During his time as a rancher, Theodore Roosevelt and one of his cowpunchers lassoed a maverick steer, lit a fire, and prepared the branding irons. The part of the range they were on was claimed by Gregor Lang, one of Roosevelt’s neighbors. According to the cattleman’s rule, the steer therefore belonged to Lang. As his cowboy applied the brand, Roosevelt said, “Wait, it should be Lang’s brand.”
“That’s all right boss,” said the cowboy.
“But you’re putting on my brand,” Roosevelt said.
“That’s right,” said the man.
“Drop that iron,” Roosevelt demanded, “and get back to the ranch and get out. I don’t need you anymore. A man who will steal for me will steal from me.”
The late C.S. Lewis said that people can ask only three basic ethical or philosophical questions. To describe them, he used the metaphor of ships at sea. When sailing ships leave port to embark on a journey, sailors must determine three things, according to Lewis. First, they must know how to keep from bumping into one another. This is a question of “social ethics.” In other words, how do we get along with one another on this journey called life?
Second, they must know how the individual ships remain seaworthy. This is “personal ethics,” and it deals with the individual’s vices and virtues – with character. Finally, sailors must decide where the ships are going. What is their mission and their destination? This last question is the ultimate one for us. What is the purpose of human life? Why are we here?
Charles Spurgeon wrote, “A good character is the best tombstone. Those who loved you, and were helped by you, will remember you when forget-me-nots are withered. Carve your name on hearts, and not on marble. Integrity is “a better long-term investment than the best Certificate of Deposit known to man!”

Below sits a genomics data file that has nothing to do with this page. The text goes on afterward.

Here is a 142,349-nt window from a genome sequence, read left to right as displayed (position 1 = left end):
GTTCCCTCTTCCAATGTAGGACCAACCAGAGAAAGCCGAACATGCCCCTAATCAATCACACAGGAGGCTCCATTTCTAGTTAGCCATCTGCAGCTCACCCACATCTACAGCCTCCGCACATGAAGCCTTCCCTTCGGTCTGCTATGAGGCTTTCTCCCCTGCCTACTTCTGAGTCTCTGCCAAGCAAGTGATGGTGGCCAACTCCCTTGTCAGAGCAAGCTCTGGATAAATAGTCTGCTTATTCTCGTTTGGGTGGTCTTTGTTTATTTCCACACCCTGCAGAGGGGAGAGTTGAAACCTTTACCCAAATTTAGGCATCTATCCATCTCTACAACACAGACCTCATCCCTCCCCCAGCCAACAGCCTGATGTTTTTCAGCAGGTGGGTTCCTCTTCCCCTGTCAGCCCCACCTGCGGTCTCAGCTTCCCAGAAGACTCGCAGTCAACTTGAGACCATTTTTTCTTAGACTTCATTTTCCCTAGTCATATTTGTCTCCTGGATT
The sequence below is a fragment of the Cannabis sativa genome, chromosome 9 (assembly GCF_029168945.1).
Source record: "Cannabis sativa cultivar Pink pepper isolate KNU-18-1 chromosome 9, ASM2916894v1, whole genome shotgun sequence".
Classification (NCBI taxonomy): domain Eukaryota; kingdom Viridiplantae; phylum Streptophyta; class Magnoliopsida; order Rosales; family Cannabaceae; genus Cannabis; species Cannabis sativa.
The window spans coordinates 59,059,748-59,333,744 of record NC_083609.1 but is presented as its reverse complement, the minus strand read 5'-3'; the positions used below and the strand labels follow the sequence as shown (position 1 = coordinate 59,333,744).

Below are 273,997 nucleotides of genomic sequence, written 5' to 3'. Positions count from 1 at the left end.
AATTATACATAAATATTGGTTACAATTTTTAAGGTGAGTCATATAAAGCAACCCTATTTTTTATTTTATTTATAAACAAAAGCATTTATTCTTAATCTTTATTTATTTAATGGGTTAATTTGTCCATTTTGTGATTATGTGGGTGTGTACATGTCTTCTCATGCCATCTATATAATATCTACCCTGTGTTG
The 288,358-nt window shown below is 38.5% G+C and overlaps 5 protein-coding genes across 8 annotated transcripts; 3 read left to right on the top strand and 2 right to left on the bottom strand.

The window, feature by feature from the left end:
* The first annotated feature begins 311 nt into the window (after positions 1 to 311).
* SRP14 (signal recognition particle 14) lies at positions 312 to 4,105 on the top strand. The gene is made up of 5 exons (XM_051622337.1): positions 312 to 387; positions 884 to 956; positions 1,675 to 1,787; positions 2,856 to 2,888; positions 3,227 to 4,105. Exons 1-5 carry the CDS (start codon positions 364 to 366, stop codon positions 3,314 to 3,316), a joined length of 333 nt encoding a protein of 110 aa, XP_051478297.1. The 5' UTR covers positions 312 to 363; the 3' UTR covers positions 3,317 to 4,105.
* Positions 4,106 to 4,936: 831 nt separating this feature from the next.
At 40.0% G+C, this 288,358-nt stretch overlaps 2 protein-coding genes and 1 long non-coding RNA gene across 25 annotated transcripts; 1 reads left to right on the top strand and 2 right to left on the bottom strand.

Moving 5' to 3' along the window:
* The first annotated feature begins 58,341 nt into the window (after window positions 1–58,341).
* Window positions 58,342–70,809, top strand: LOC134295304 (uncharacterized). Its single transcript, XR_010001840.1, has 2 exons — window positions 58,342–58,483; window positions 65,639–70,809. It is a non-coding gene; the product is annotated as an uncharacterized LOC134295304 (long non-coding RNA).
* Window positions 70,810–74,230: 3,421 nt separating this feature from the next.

Bob Hope once said, “If you haven’t got any charity in your heart, you have the worst kind of heart trouble.”
When someone mentions the word “charity,” we usually think about giving material things, such as food, clothing or money, to needy people. However, the book “Hope Again” contains a true story about Tom Landry, the great coach of the Dallas Cowboys, and the late Woody Hayes. The story illustrates a different kind of charity, but real charity nevertheless.
Years ago, Woody Hayes was fired from his job as coach of the Ohio State football team. The reason Hayes was fired was that he struck an opposing player on the sidelines during a football game. The press had a field day with the firing, and piled criticism and shame on the former Buckeye coach.
Few people could have felt lower than Hayes felt. Not only did he publicly lose control of himself and do a foolish thing, but he also lost his job and much of the respect others had for him.
At the end of that season, a large, prestigious banquet was held for professional athletes. Tom Landry was invited, and he could bring a guest. Who did Landry take with him as his guest? Woody Hayes, the disgraced man everyone was being encouraged to criticize and scorn.
The game of football has rules against piling on someone who has been tackled. The reason for those rules is simple: prevent needless injury to the player who is down. The world would be much better if we actually lived by such rules. But when someone makes a mistake or is going through difficult times, one of the first responses of many people is criticism and gossip. Another response is to shun someone who is down. Either response piles on more pain–needless pain.
Tom Landry did not pile needless pain on Woody Hayes. Landry had charity in his heart. Charity, in the form of mercy. So Landry reached out with mercy to help a fallen man get up and begin climbing the hill back to a mended life.
So remember two things. First, instead of piling on the pain when someone is down, be merciful. Apply the principle in the Good Samaritan story that Jesus taught– to be the one to come to the aid of one who’s fallen, not one who passes by on the other side of the road– and help fallen people up the hill they have to climb.
The second point is that there is an interesting thing about hills. When you help a person up a hill, you find yourself closer to the top, and the better it will be when you need mercy. Yes, we all need mercy. Romans 3:23 tell us that “…all have sinned and fall short of the glory of God.”
“Blessed are the merciful, for they will be shown mercy.”